In my business I use a lot of pressure transducers that are of the submersible type. This is a differential type measurement. The reference port is connected to a small tube which is embedded in the cable to the transducer. The measurement port is the face of the transducer. The reference tube is connected to a bellows (think balloon with no pressure in it) and then the measurement is now based on the weight of the water or other nastier effluent on the face relative to the local atmospheric pressure. A 40 foot water tank will measure about 17.32 PSI when full (only the water pressure in the tank, not the pipe pressure of supply pressure). This is how we control levels in reservoirs and underground tanks. I have even measured the depth of our local river for kicks :p .

I hope this gives some help and insight.

Robin

Black_Moons
01-15-2010, 10:40 AM
Hmmm, PSI, i'll have to add that to my list of level senseing solutions iv considered for verious projects (mechanical float attached to arm or screw, mechanical float with magnets and hall sensore, mechanical float with optical sensore, ultrasonics with or without float tube, weight of tank, electrical conduction sensores


rdfeil: What kinda price can you get one of those electrical 2~psi sensores? I actualy recall one guy whose making 'fish robots' who uses vacuum refrenced PSI sensores but he says his cost $600. I think he did'nt shop around.. :P Course, his are good to like 1~2" depth accuracy

Abner
01-15-2010, 10:55 AM
I have built and used my own manometer for years doing exactly what you are doing.
Take a piece of plywood 24" tall. Mark lines every 1/2" horizontally. Make the line in the middle 0 (zero)
attach a clear plastic tube in a 'U' shape.
fill with water until it levels out at the zero line.
You now have a manometer
attach a flexible piece of tubing to either end of the clear tubing, and connect to the (edit) burner side of your gas valve with the appropriate fitting.There should be 1/8 in port for doing this.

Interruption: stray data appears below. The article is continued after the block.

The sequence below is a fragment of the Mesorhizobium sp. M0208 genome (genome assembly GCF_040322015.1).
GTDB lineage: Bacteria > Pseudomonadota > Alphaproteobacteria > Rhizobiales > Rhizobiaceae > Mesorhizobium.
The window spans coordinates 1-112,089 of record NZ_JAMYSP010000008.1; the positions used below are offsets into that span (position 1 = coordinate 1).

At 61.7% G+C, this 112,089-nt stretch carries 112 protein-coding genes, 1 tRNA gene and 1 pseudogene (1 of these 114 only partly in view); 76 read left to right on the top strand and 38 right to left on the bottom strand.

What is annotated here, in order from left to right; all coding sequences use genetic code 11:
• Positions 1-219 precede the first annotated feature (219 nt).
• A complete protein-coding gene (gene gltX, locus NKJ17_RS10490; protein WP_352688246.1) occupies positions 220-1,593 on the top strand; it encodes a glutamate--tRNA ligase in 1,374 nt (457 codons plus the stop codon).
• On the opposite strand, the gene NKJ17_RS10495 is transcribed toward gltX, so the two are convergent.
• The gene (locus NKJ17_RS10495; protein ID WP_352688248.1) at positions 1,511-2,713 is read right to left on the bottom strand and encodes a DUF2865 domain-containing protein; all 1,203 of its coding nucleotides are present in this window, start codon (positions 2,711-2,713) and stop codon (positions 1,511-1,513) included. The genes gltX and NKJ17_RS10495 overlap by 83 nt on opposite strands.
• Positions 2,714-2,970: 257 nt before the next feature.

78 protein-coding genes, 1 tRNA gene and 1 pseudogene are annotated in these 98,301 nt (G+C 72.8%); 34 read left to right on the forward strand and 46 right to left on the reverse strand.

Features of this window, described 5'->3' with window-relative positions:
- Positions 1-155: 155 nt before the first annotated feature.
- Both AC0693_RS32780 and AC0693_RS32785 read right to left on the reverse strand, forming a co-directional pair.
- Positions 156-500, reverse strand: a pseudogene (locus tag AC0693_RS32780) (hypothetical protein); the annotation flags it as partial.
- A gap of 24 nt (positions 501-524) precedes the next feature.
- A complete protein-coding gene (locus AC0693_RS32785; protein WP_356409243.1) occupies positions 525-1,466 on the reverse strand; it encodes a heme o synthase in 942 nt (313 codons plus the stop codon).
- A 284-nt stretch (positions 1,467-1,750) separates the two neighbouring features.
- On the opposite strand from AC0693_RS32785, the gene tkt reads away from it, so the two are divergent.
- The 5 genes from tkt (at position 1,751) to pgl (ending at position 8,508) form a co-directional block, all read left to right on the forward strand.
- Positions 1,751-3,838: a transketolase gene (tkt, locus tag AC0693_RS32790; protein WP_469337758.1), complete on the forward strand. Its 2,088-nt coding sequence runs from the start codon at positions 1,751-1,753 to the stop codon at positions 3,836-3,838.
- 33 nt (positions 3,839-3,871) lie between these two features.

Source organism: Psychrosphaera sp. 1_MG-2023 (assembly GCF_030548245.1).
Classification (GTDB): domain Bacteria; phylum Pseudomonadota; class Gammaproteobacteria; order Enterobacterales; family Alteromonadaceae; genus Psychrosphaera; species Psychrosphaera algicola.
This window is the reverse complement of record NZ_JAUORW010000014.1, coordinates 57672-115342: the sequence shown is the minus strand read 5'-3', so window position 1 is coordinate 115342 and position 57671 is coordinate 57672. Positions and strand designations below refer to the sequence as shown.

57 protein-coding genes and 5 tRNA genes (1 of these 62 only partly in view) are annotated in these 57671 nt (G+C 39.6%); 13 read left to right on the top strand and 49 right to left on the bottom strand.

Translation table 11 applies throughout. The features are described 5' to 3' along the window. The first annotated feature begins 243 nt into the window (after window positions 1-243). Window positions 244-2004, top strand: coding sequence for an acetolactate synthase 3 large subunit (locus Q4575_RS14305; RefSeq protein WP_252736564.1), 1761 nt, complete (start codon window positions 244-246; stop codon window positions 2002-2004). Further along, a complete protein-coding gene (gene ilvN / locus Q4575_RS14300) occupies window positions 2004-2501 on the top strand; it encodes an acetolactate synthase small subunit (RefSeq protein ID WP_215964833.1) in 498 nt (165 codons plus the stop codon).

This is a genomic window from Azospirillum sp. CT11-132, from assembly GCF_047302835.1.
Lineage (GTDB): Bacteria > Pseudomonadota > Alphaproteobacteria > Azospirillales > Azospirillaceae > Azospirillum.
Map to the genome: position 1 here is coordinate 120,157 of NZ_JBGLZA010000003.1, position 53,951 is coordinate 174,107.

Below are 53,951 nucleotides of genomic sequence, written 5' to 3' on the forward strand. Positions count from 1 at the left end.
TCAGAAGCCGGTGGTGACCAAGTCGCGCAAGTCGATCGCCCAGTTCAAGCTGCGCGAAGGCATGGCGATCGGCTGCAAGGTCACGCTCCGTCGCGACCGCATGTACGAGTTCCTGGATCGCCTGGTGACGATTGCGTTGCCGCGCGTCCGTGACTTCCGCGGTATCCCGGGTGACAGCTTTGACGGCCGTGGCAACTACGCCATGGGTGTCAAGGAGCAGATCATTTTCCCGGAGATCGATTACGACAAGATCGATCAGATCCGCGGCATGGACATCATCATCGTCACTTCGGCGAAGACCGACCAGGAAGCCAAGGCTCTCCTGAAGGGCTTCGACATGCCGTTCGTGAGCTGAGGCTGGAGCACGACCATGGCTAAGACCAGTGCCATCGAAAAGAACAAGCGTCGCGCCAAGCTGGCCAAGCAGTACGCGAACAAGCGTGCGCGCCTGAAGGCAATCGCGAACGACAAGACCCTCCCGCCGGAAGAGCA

Pressures are set while the unit is working. Hopefully they are not to out of wack or you will have problems to get it to light safely/uniformly. I count to 5 if it doesn't light then I stop.

Your pressure is THE TOTAL difference beyond zero of both tubes added together on your manometer. (+7") plus (-7") = 14 inches of water column.

JoeFin
01-15-2010, 11:08 AM
Probably the easiest way to measure 11-14"H2O of gas pressure is to see how deep under water you have to stick the end of the hose for the gas to quit bubbling out. Could be dangerous for inflammable gases but is how such gages are often calibrated (generally using air or nitrogen).

Thanks Don - you accurately described what we call a "Bubbler" Presure/level device which would accurately make the measurement as required.

BTW: the diameter of the hose/straw makes no difference

Dawai
01-15-2010, 12:01 PM
Yeah, bubbler.. Used to put them in to measure liquid depth.. Stand a piece of pipe up in the water, you attache a flow rotameter (flowmeter like on a mig welder) and a regulator, the "pressure DP cell" at the top in the nice clean enviroment. Hook the air to it, any pressure exceeding the "water column" at the bottom of the bubbler tube just bubbles out. Retained pressure in pipe equal water column pressure which the instrument measures in the nice clean enviroment at the top.

I saw a galvanized one inch bubbler pipe bent over double in a sewage plant in Dalton.. Aligator? large turtle? no clue.. I know turds don't get that big. A grate was lifted and it was GONE.. whatever it was gone No threat to me. Thou I did look around while I was there.

Boucher
01-15-2010, 12:16 PM
Why not get a simple water level. They are cheap at the box stores, or they are easy to make. Run the gas into one side through a T and plug the other side of the T when you want to take a reading. Use a ruler to measure difference.

Dawai
01-15-2010, 07:26 PM
IV tube works. It's clear.. be careful dumpster diving for haz-mat materiels.. come up looking like a sea urchin with all the syringes..

KDuffy
01-16-2010, 07:55 PM
All you need is about 8 feet of 1/4" ID tubing a yard stick, a little duct tape, a 1/4" hose barb with 1/8" MNPT, and a cup of water. It will be much more accurate than guessing a gauge. Keep it vertical as was stated earlier and start with lower pressure and work up. Good luck!